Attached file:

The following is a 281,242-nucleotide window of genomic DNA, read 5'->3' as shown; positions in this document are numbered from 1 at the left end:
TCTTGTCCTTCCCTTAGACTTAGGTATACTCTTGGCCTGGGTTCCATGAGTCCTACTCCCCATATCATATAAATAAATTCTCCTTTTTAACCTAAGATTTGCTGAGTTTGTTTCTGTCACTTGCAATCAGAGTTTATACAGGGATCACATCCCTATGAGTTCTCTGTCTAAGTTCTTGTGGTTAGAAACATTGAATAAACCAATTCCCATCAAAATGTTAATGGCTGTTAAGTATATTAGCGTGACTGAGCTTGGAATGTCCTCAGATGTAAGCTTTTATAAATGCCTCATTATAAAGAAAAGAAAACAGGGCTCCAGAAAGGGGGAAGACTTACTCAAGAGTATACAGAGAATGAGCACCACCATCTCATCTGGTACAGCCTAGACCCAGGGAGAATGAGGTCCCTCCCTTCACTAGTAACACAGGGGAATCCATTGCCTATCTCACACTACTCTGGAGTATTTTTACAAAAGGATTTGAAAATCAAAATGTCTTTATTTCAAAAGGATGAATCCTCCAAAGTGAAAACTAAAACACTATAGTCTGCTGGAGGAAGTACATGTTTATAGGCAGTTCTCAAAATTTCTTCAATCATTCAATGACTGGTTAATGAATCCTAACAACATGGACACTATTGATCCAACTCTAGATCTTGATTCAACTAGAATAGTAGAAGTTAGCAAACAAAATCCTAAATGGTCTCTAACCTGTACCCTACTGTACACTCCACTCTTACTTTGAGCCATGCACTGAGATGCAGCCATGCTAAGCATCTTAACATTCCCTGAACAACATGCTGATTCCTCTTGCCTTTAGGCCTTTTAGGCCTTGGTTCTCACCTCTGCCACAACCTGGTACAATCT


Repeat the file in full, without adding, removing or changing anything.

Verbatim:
The following is a 281,242-nucleotide window of genomic DNA, read 5'->3' as shown; positions in this document are numbered from 1 at the left end:
TCTTGTCCTTCCCTTAGACTTAGGTATACTCTTGGCCTGGGTTCCATGAGTCCTACTCCCCATATCATATAAATAAATTCTCCTTTTTAACCTAAGATTTGCTGAGTTTGTTTCTGTCACTTGCAATCAGAGTTTATACAGGGATCACATCCCTATGAGTTCTCTGTCTAAGTTCTTGTGGTTAGAAACATTGAATAAACCAATTCCCATCAAAATGTTAATGGCTGTTAAGTATATTAGCGTGACTGAGCTTGGAATGTCCTCAGATGTAAGCTTTTATAAATGCCTCATTATAAAGAAAAGAAAACAGGGCTCCAGAAAGGGGGAAGACTTACTCAAGAGTATACAGAGAATGAGCACCACCATCTCATCTGGTACAGCCTAGACCCAGGGAGAATGAGGTCCCTCCCTTCACTAGTAACACAGGGGAATCCATTGCCTATCTCACACTACTCTGGAGTATTTTTACAAAAGGATTTGAAAATCAAAATGTCTTTATTTCAAAAGGATGAATCCTCCAAAGTGAAAACTAAAACACTATAGTCTGCTGGAGGAAGTACATGTTTATAGGCAGTTCTCAAAATTTCTTCAATCATTCAATGACTGGTTAATGAATCCTAACAACATGGACACTATTGATCCAACTCTAGATCTTGATTCAACTAGAATAGTAGAAGTTAGCAAACAAAATCCTAAATGGTCTCTAACCTGTACCCTACTGTACACTCCACTCTTACTTTGAGCCATGCACTGAGATGCAGCCATGCTAAGCATCTTAACATTCCCTGAACAACATGCTGATTCCTCTTGCCTTTAGGCCTTTTAGGCCTTGGTTCTCACCTCTGCCACAACCTGGTACAATCT